Thursday, February 23, 2012

The Morning Call-All the tax reform talk is just that, talk

The Market


The indices (DJIA 12938, S&P 1357) faded a bit yesterday. However, the DJIA remained above the upper boundary of its intermediate term trading range (now for the third day), while the S&P is still below its comparable level.

That leaves (1) the DJIA one to two days from confirming its break above 12919 and (2) the Averages potentially out of sync. At the moment, the assumption continues to be that the indices are in a trading range.

Volume declined; breadth deteriorated. The VIX was unchanged for the day and closed well within its current down trend.

GLD’s move up accelerated and busted through the upper boundary of its very short term trading range. Though it only recently re-set from a short term up trend to the current trading range, it now appears that this original break wasn’t really confirmed. Nevertheless, our time and distance discipline will kick in again for a re-set back to an up trend; the time element will just last for only two to three days.

Bottom line remains the same: ‘the indices are in no man’s land in which the DJIA has broken but not confirmed the break of the upper boundary of its intermediate term trading range while the S&P has yet to challenge its similar resistance level. Under our time and distance discipline that means that any change in Market direction is still highly suspect. I am sticking with my call that 12919, 1372 will ultimately prove too formidable a barrier, at least at this point in time. If I am wrong, the up side, technically speaking looks to be to the October 2007 highs (14190, 1561).’

Great chart of the S&P versus an index of economic expectations:

Top ten S&P yearly starts (short):

A look at volume year to date (short):

S&P performance in year’s with similar trading patterns as 2012 (short):



Yesterday’s economic news was mixed: the good news--weekly retail sales rose; the bad news--weekly mortgage and purchase applications were down, existing home sales flat (after a December revision); undecided is the cause behind the drop in housing inventories (see links below). Nothing here to make me consider altering our forecast.

The Greek bailout continued to consume pages of print media and hours of electronic media. So far there are not a lot of folks other than the eurocrats who think this agreement is anything other than a farce (see below for more negative feedback); meaning, that a Greek default is still very much on the table but the risk of a disorderly resolution is growing.

The Greek debt accord solves nothing (medium):

And don’t forget about the credit default swaps (medium):

New provisions of the bail out comes to light (short):

The bad news scenario (medium):

The other item(s) in the news was the release of a new tax plan from both Obama and Romney (quite the coincidence). Both were generally along the theme of ‘lowering the rates and broadening the base’. There are questions with respect to the details in each. Neither will matter until 2013 at the earliest.

To Obama’s credit, He has at least produced a political document that supports the notion of lower taxes. That is a start. Whether He or whoever the GOP candidate will be able to push through a true rationalization and simplification of the tax code that will allow for spending cuts and encourage growth is a question that will have to be analyzed for our 2014 forecast. Right now any discussion about US fiscal reform is about as meaningful as those regarding the resolution of the EU fiscal problems except that Europe is just closer to the abyss. So while all the chatter about tax reform and spending cuts may make some feel all warm and fuzzy, betting money on such an outcome at this point in time, in my opinion, would be a fool’s game.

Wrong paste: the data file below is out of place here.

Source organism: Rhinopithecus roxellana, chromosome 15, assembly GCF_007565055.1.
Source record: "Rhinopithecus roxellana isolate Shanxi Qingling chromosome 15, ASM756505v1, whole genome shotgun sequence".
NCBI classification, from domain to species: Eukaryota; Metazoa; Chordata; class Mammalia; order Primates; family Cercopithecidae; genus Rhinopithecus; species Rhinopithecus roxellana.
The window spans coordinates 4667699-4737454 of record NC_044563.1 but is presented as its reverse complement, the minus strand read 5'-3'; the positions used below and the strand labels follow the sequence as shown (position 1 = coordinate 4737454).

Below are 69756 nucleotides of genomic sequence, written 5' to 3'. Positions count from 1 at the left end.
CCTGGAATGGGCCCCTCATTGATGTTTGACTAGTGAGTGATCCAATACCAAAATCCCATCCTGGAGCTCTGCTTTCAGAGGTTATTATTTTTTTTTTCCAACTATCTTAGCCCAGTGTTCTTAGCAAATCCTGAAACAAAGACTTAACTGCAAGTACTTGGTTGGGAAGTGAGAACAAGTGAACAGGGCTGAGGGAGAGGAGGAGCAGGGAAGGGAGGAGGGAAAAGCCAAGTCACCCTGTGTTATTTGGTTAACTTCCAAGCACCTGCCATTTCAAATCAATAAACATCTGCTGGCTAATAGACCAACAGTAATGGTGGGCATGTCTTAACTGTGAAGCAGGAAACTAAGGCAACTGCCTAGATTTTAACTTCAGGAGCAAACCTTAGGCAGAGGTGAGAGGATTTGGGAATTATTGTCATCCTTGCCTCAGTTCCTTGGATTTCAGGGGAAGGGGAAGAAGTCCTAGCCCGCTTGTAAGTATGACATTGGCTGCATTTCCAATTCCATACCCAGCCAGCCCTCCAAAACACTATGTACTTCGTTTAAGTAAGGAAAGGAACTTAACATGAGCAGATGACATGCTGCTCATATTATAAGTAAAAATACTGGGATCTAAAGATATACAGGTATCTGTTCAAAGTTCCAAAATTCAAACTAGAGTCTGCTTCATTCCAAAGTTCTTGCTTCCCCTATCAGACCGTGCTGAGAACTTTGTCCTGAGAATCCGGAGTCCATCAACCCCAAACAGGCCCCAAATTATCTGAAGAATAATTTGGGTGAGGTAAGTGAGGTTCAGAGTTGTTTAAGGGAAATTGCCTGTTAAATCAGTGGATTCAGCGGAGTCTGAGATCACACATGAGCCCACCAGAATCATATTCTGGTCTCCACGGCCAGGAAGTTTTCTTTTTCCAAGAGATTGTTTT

Bottom line: the economy continues to make slow and uneven progress; but it is progress nonetheless. Our political class hasn’t missed a beat in making election year promises, most of which almost surely won’t be kept. The eurocrats still don’t have a f**king clue regarding the economic realities of Greece, Portugal, Italy and Spain’s solvency or lack thereof. Meanwhile, the monetary printing press are working overtime trying to paper over the short comings of all of the above. Most of this is in our Models--which makes me neutral on stocks in general but a Seller of those that are richly valued.

The risk to this happy scenario is that investors in EU sovereign debt and the EU financial institutions get fed up with the eurocrats wistful thinking and lack of meaningful action toward resolving even their simplest problem (Greece) and institute their own solution which may not be a pretty one. Cash and gold remain important.

Final earnings season stats (short):

Steve Cook received his education in investments from Harvard, where he earned an MBA, New York University, where he did post graduate work in economics and financial analysis and the CFA Institute, where he earned the Chartered Financial Analysts designation in 1973. His 40 years of investment experience includes institutional portfolio management at Scudder, Stevens and Clark and Bear Stearns. Steve's goal at Strategic Stock Investments is to help other investors build wealth and benefit from the investing lessons he learned the hard way.